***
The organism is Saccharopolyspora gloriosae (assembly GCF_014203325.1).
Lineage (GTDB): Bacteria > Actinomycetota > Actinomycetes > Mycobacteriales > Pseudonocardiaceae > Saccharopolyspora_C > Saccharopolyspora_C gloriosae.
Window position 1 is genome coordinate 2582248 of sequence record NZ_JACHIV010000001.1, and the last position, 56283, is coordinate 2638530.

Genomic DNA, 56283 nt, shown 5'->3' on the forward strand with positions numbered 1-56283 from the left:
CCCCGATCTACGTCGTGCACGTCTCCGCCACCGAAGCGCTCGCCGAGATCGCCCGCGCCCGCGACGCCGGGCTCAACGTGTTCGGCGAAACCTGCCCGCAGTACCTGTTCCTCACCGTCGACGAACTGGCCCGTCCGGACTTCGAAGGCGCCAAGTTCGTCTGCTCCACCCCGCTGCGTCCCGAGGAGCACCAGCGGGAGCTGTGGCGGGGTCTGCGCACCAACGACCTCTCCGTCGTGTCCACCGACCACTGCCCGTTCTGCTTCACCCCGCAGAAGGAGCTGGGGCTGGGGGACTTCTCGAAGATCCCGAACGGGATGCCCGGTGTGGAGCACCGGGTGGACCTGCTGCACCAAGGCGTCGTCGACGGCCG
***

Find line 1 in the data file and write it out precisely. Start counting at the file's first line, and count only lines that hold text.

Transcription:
The organism is Saccharopolyspora gloriosae (assembly GCF_014203325.1).